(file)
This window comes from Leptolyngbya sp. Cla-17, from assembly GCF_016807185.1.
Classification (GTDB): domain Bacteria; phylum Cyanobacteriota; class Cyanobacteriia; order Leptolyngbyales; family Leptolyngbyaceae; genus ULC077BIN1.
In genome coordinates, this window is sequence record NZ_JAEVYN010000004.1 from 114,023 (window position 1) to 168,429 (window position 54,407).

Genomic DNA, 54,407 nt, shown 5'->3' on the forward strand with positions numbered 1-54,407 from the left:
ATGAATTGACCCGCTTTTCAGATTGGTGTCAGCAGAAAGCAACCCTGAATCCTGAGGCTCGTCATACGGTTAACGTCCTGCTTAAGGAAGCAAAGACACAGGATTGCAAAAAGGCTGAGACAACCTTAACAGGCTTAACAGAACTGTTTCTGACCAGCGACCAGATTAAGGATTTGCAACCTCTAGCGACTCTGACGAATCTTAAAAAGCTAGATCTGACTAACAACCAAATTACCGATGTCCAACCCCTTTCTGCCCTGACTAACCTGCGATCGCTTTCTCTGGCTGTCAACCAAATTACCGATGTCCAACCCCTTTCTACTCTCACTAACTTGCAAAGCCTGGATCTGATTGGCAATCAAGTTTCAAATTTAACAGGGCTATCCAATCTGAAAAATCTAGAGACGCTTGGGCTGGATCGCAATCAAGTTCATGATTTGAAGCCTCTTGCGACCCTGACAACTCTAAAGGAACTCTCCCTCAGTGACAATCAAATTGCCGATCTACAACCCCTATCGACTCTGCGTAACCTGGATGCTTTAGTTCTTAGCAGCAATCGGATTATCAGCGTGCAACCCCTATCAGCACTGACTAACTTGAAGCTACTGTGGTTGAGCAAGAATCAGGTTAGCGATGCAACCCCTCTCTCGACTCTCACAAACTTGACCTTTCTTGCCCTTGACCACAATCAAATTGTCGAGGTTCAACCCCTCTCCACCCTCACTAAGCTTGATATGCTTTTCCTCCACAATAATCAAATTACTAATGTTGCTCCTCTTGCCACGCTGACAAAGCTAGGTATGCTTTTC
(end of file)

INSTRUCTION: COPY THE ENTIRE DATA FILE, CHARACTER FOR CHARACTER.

This window comes from Leptolyngbya sp. Cla-17, from assembly GCF_016807185.1.
Classification (GTDB): domain Bacteria; phylum Cyanobacteriota; class Cyanobacteriia; order Leptolyngbyales; family Leptolyngbyaceae; genus ULC077BIN1.
In genome coordinates, this window is sequence record NZ_JAEVYN010000004.1 from 114,023 (window position 1) to 168,429 (window position 54,407).

Genomic DNA, 54,407 nt, shown 5'->3' on the forward strand with positions numbered 1-54,407 from the left:
ATGAATTGACCCGCTTTTCAGATTGGTGTCAGCAGAAAGCAACCCTGAATCCTGAGGCTCGTCATACGGTTAACGTCCTGCTTAAGGAAGCAAAGACACAGGATTGCAAAAAGGCTGAGACAACCTTAACAGGCTTAACAGAACTGTTTCTGACCAGCGACCAGATTAAGGATTTGCAACCTCTAGCGACTCTGACGAATCTTAAAAAGCTAGATCTGACTAACAACCAAATTACCGATGTCCAACCCCTTTCTGCCCTGACTAACCTGCGATCGCTTTCTCTGGCTGTCAACCAAATTACCGATGTCCAACCCCTTTCTACTCTCACTAACTTGCAAAGCCTGGATCTGATTGGCAATCAAGTTTCAAATTTAACAGGGCTATCCAATCTGAAAAATCTAGAGACGCTTGGGCTGGATCGCAATCAAGTTCATGATTTGAAGCCTCTTGCGACCCTGACAACTCTAAAGGAACTCTCCCTCAGTGACAATCAAATTGCCGATCTACAACCCCTATCGACTCTGCGTAACCTGGATGCTTTAGTTCTTAGCAGCAATCGGATTATCAGCGTGCAACCCCTATCAGCACTGACTAACTTGAAGCTACTGTGGTTGAGCAAGAATCAGGTTAGCGATGCAACCCCTCTCTCGACTCTCACAAACTTGACCTTTCTTGCCCTTGACCACAATCAAATTGTCGAGGTTCAACCCCTCTCCACCCTCACTAAGCTTGATATGCTTTTCCTCCACAATAATCAAATTACTAATGTTGCTCCTCTTGCCACGCTGACAAAGCTAGGTATGCTTTTC